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splash proofing a tPLA model


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Posted · splash proofing a tPLA model

Is it possible to achieve IP64 or IP65 splash-proofing of a Tough-PLA print? I must design an outdoor case for low-voltage (5-12V) electronics equipment. If I print with 100% infill, what is the minimal wall thickness that would afford protection from rain/snow/moisture?

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    Posted · splash proofing a tPLA model

    I think the biggest problem is moisture and I don't think you will get it really airtight. Rain and snow should be no problem, but I had this year the case that the electronics from my pool pump was not working anymore because of corrosion inside due to moisture from the air. It was sealed and anything, but a very small crack was enough to destroy the board inside.


    I am not sure, but I found some days ago a material in a shop where I think it was watertight, I think it was something from FormFutura but not sure. I think the filament needs to expand a little bit to get it really tight.


    But in any case, when you print the case, put it for 2-3 days in water completely and check if it is still dry afterwards. When it is outside all the time, I think this is really important.


    Regarding the wall thickness, I would use as much walls as possible (>4 or5) and use bigger layer heights. Also print hotter to get a really good layer adhesion and bonding.


    And if possible use some primer spray in post processing to be on the safe side, but that's often not an option but I wanted to mention it.

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    Posted (edited) · splash proofing a tPLA model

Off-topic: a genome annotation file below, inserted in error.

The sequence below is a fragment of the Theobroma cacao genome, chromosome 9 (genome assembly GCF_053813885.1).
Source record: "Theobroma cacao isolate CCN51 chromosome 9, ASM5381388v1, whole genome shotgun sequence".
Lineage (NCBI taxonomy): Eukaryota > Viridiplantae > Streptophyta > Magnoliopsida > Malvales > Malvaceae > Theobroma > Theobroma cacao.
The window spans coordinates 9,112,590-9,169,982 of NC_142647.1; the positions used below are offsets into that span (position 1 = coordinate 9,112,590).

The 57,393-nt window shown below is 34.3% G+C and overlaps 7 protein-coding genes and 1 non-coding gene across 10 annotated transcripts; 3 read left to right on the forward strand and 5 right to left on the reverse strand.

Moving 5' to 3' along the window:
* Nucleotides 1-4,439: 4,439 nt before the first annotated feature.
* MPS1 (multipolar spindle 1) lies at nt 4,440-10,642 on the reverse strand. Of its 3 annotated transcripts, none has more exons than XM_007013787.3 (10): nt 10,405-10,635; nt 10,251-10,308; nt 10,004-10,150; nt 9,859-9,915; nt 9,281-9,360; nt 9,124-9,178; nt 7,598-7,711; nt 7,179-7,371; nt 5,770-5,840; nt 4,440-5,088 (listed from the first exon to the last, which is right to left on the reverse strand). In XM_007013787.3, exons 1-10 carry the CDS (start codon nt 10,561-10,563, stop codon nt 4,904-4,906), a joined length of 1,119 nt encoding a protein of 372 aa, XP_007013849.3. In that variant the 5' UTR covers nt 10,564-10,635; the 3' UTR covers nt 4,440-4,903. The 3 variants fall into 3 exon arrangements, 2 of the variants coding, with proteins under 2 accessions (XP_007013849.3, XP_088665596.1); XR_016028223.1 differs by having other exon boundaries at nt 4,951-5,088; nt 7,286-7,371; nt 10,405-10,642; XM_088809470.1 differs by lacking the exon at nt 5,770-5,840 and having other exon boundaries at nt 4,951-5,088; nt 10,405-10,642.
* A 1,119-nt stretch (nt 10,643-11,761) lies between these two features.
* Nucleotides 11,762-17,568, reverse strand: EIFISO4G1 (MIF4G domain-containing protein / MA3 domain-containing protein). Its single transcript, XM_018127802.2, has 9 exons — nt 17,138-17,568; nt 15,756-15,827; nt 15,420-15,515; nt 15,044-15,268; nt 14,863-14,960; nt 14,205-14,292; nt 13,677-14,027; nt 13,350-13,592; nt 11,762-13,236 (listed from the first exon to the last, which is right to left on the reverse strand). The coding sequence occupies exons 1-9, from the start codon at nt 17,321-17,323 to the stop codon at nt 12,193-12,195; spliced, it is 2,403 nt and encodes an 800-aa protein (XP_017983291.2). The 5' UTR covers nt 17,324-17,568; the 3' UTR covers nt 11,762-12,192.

When printing a filter in PLA, I used only one wall of 0.5mm, and very thin layers and slow speed, to get it water-tight. It is mostly the thin layers (0.06mm) and slow speed that does it. When printing at 0.3mm layer-heigth, I got lots of tiny waterjets squirting out, like from a very thin injection needle. But I would recommend multiple nozzle-diameter lines, at least two.


    But the parts are very likely to warp in the sun, if outdoors. And the material might gradually degrade due to moisture and UV-light, like most plastics.


    So I would also encapsulate the electronics in silicone (if it doesn't require regular recalibration or maintenance). You see this also on encapsulated transformers, or on the bottom of tooth brushes (the charger). Companies like RS-components and Farnell do sell silicones for potting electronics.


    These pictures show the concept. The bottom was printed with 70% infill or so, to make it porous and act like a filter, to prevent ingestion of parts into a vacuum pump. Yes, I could have bought a filter, but I wanted to try printing one...



    Edited by geert_2
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